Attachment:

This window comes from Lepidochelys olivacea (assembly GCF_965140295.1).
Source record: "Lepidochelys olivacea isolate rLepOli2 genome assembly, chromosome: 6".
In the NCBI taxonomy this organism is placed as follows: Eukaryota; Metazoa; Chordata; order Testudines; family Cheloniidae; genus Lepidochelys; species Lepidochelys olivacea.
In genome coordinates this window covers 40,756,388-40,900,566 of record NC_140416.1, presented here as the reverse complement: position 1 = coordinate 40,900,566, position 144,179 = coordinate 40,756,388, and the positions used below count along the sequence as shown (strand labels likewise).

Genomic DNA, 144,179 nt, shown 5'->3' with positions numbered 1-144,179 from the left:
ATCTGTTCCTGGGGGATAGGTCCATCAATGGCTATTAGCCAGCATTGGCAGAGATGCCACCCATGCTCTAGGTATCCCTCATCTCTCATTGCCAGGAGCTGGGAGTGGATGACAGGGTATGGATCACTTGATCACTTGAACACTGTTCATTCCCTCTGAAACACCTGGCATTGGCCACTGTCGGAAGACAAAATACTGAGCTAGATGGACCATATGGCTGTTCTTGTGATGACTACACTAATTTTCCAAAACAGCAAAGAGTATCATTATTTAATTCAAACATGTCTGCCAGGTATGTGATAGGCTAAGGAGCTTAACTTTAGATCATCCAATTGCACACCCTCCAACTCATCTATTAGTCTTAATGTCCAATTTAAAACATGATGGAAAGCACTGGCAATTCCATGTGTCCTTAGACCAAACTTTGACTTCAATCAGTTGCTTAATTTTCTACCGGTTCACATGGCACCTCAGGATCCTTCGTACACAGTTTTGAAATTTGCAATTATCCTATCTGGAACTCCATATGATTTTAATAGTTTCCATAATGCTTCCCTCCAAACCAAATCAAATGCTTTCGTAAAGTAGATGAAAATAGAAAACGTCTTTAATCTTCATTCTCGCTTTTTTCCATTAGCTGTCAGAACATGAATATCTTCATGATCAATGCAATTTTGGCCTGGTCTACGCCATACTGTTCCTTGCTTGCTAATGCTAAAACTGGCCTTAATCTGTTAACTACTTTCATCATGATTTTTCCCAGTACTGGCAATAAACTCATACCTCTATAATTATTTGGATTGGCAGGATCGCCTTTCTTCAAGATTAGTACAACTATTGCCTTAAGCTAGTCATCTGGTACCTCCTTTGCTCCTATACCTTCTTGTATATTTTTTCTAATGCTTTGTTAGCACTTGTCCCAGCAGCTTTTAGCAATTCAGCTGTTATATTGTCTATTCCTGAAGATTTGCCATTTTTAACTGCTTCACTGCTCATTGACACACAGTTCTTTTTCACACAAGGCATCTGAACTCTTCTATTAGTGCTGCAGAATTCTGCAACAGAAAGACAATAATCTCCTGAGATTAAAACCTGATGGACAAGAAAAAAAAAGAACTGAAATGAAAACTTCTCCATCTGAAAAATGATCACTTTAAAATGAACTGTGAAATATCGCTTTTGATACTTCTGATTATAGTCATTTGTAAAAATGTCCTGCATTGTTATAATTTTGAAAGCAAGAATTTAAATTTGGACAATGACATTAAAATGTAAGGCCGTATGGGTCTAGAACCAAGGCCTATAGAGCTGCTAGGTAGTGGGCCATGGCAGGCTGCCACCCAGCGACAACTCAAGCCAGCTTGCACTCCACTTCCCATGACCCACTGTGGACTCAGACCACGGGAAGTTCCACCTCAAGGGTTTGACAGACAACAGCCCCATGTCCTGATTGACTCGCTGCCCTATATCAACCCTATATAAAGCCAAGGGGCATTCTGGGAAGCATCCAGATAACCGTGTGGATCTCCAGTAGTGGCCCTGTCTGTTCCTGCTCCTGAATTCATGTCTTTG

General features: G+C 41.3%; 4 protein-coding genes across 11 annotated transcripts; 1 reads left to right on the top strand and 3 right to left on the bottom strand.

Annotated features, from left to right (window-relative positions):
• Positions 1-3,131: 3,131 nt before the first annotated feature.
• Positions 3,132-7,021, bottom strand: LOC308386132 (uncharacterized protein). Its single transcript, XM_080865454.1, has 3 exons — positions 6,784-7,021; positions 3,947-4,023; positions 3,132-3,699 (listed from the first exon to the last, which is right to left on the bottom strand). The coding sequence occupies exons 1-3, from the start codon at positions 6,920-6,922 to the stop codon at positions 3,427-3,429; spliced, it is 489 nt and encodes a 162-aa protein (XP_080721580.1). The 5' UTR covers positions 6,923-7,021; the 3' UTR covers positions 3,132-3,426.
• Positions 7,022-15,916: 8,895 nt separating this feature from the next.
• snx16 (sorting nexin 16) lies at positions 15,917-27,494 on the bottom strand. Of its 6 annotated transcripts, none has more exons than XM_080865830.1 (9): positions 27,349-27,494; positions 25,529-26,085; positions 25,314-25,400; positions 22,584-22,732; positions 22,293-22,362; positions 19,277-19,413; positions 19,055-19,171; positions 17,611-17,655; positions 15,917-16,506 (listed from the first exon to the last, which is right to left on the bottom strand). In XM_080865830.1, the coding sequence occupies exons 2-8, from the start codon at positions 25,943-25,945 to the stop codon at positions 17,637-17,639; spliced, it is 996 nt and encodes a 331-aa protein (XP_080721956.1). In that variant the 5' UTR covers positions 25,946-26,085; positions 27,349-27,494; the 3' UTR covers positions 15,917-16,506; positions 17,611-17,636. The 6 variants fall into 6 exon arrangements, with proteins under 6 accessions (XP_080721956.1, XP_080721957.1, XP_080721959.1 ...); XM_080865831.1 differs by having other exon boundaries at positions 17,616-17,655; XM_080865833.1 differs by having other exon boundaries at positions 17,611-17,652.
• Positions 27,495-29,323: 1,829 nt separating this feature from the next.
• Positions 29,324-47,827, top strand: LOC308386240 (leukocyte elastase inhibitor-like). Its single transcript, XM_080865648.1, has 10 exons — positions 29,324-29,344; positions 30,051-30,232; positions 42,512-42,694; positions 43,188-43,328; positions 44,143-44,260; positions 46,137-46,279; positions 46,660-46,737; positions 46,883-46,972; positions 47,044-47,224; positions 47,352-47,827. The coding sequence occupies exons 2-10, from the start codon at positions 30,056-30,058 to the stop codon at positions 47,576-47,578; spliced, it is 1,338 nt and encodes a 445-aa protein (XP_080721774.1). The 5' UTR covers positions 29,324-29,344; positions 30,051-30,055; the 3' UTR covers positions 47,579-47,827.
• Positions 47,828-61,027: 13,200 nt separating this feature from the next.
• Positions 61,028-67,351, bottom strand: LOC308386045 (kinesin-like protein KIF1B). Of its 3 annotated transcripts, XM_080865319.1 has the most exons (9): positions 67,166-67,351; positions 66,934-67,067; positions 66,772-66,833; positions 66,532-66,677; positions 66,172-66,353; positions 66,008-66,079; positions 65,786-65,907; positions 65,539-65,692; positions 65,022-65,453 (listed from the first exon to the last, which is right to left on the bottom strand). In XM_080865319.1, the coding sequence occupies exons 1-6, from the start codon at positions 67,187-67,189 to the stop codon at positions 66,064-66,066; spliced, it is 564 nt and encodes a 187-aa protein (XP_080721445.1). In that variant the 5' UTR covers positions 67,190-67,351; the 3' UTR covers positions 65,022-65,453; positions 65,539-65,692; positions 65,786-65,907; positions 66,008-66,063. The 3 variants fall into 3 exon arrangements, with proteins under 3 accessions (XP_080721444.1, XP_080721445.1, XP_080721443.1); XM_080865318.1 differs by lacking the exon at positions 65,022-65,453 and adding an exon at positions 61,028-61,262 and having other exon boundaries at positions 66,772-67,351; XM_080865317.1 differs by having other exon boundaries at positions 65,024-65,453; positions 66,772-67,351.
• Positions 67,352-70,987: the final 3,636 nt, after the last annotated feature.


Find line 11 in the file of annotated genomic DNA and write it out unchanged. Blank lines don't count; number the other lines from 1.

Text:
• Positions 7,022-15,916: 8,895 nt separating this feature from the next.